One particularly rich chapter examines the elevation of John Carroll as the first Roman Catholic bishop in the United States in 1789. She writes on the Americanization of Catholicism that took place during his tenure, visible in several ways: Carroll keeping distance from the Vatican, even while acknowledging the pope as head of the church; the emergence of a “congregational parish” with a prominent role for the laity; Carroll’s support for using English in worship; etc.

The 19th century saw Americanization diminish without disappearing. A few years after Carroll’s death, the Archbishop of Baltimore decried democratic impulses among American Catholics, warning of “the artifices of impious priests, who cater to their pride, [and lead Catholics] to believe that they also have the right to elect and dismiss their pastors as they please.” The Catholic hierarchy at home and abroad asserted itself over the century, and waves of immigrants brought their own perspectives on the church that did not necessarily fit with visions of an Americanized Catholicism.

Still, senior clerics remained divided over Americanization even late into the 19th century. Coffman cites the example of a New York-based theological society that was considered “Americanist” and advocated eliminating priestly celibacy, among other views. Pope Leo XIII addressed Americanism directly in an 1899 encyclical that castigated the notion that “the Church should shape her teachings more in accord with the spirit of the age and relax some of her ancient severity and make some concessions to new opinions.”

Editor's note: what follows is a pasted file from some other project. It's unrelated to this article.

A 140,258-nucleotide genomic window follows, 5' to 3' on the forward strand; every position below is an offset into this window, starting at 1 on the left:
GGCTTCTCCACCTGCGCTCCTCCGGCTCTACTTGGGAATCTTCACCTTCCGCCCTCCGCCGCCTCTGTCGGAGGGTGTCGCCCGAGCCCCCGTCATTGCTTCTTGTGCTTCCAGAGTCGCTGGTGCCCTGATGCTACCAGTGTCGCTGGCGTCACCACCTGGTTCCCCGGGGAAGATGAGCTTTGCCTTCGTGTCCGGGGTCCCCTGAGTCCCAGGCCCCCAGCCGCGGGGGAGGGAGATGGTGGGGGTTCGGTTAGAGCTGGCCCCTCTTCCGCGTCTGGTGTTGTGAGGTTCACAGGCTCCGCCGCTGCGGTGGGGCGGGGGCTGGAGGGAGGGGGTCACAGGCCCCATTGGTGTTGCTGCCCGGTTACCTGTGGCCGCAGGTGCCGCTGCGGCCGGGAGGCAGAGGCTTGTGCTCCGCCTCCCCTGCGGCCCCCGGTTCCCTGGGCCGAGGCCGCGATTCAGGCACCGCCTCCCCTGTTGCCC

The chapter prompts reflection on how this history, particularly tensions over Americanization and how to relate to Rome, reverberates among American Catholics today. Hearkening back to Coffman’s example of the New York theological society, one might draw a link to modern liberal US Catholics calling for changes in teachings on marriage, abortion, and other issues. On the conservative end of the spectrum, the irony is that – contra the days of Pope Leo XIII – it is conservative US Catholics who see themselves fighting efforts to shape Catholic teachings “more in accord with the spirit of the age.”

Coffman’s book is an accessible and worthwhile read to understand key inflection points in America’s Christian history. The United States still remains a predominantly Christian country, and Coffman paints a clear and compelling portrait of how we arrived at that point, even if it is not the final word on the subject.